Personally, Mark Strong has my favorite moment in the film. With a single look, his character’s fate is set. In a single instant, it is obvious what he has decided. It is devastating, but a brilliant showcase of Strong’s incredible acting.
Reflective and Resonant
I mentioned earlier how The Critic bucks a usual Hollywood trope, and how it helps drive the realism of the film. It also highlights the thematic undercurrents that make the film current. With undertones addressing sexuality, class, and ambition, The Critic holds a mirror to present-day challenges. Its relevance is sharp, painting a picture of a society at the cusp of monumental changes, riddled with intolerance and societal dissonance.
In essence, The Critic is a masterful amalgamation of historical context, layered characters, and modern societal discourse. As a critic, to delve into a narrative that shines a spotlight on my profession, albeit in a dramatically heightened manner, was nothing short of a guilty pleasure. This film doesn’t just reflect on the past; it prompts introspection for the present. And as the credits rolled, I was left pondering on the intertwining paths of love, ambition, and survival, all witnessed through the sharp eyes of a critic.
This Critic’s The Critic Critique
While I have been as pretentious as I possibly could because I’m reviewing a movie about a person who reviews plays, a chronological equivalent, at a renowned festival for independent film, I think this movie will appeal to a general audience. The film will elate all connoisseurs of scandalous relationships, blackmail, and torrid proclivities. Or just fans of Ian McKellen. The Critic is a thought-provoking drama that will run audiences through a full gambit of emotions and leave them pondering on life, art, and what they would be willing to do to attain their dream. And also what they are willing to do to keep it.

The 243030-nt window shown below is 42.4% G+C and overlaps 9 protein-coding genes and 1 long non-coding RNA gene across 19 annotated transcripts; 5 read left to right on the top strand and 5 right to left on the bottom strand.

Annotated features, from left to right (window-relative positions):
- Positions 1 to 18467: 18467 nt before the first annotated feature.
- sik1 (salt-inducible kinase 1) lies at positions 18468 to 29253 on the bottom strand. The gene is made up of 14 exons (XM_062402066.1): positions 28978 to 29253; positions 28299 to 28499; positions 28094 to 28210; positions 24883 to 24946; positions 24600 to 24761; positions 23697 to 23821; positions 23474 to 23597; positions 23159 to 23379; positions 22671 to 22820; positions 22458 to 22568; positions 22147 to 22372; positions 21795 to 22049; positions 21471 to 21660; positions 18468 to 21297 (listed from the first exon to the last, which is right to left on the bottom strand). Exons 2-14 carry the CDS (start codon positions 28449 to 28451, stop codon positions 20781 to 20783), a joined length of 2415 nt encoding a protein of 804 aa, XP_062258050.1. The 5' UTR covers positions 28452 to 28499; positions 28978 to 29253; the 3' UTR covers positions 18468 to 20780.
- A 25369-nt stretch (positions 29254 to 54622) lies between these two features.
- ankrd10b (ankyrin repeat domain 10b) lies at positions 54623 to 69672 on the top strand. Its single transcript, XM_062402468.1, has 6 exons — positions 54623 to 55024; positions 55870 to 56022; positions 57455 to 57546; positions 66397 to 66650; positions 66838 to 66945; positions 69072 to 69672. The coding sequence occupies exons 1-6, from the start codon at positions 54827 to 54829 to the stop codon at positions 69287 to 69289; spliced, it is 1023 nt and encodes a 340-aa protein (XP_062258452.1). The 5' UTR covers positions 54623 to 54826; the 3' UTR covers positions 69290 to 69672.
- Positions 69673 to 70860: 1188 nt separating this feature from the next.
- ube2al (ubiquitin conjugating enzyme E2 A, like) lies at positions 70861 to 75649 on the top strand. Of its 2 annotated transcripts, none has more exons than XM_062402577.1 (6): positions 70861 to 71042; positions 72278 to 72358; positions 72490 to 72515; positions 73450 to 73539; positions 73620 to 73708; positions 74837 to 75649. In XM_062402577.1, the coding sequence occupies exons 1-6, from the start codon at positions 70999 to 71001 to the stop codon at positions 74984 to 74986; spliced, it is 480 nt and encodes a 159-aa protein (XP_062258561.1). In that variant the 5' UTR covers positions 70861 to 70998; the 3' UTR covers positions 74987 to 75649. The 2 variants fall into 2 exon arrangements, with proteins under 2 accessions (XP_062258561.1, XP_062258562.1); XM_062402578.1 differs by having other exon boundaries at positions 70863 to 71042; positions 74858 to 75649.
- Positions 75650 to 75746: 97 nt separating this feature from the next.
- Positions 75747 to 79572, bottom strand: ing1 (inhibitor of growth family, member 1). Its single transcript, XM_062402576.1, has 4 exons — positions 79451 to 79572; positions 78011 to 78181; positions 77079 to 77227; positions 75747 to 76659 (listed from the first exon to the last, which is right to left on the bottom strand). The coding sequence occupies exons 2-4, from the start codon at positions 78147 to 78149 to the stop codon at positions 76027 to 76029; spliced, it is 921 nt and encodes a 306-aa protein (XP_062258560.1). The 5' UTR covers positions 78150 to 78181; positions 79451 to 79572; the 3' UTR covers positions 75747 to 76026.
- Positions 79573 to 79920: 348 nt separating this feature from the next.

For being a decadent indulgence of a guilty pleasure, and just being a tantalizingly juicy drama, I give The Critic a 8/10.
About The Critic
Directed By: Anand Tucker
Written by: Patrick Marber
Executive Producers: David Gilbery, Naomi George, Mark Gordon, Anand Tucker, Harry White, Tom Butterfield
Producers: Jolyon Symonds, Bill Kenwright
Production: Fearless Minds Limited, BKS Limited, Seven Stories Limited, Mark Gordon Pictures
Cast: Ian McKellen, Gemma Arterton, Mark Strong, Romola Garai, Ben Barnes, Alfred Enoch
A feared theatre critic’s determination to keep both his job and reputation leads to his entanglement in a web of blackmail, deceit and murder.
Are you excited to watch The Critic? What are you most excited to uncover in this dramatic exploration of 1930s London? How do you think the film will juxtapose historical narratives with modern societal issues? Share your anticipations and thoughts on social media.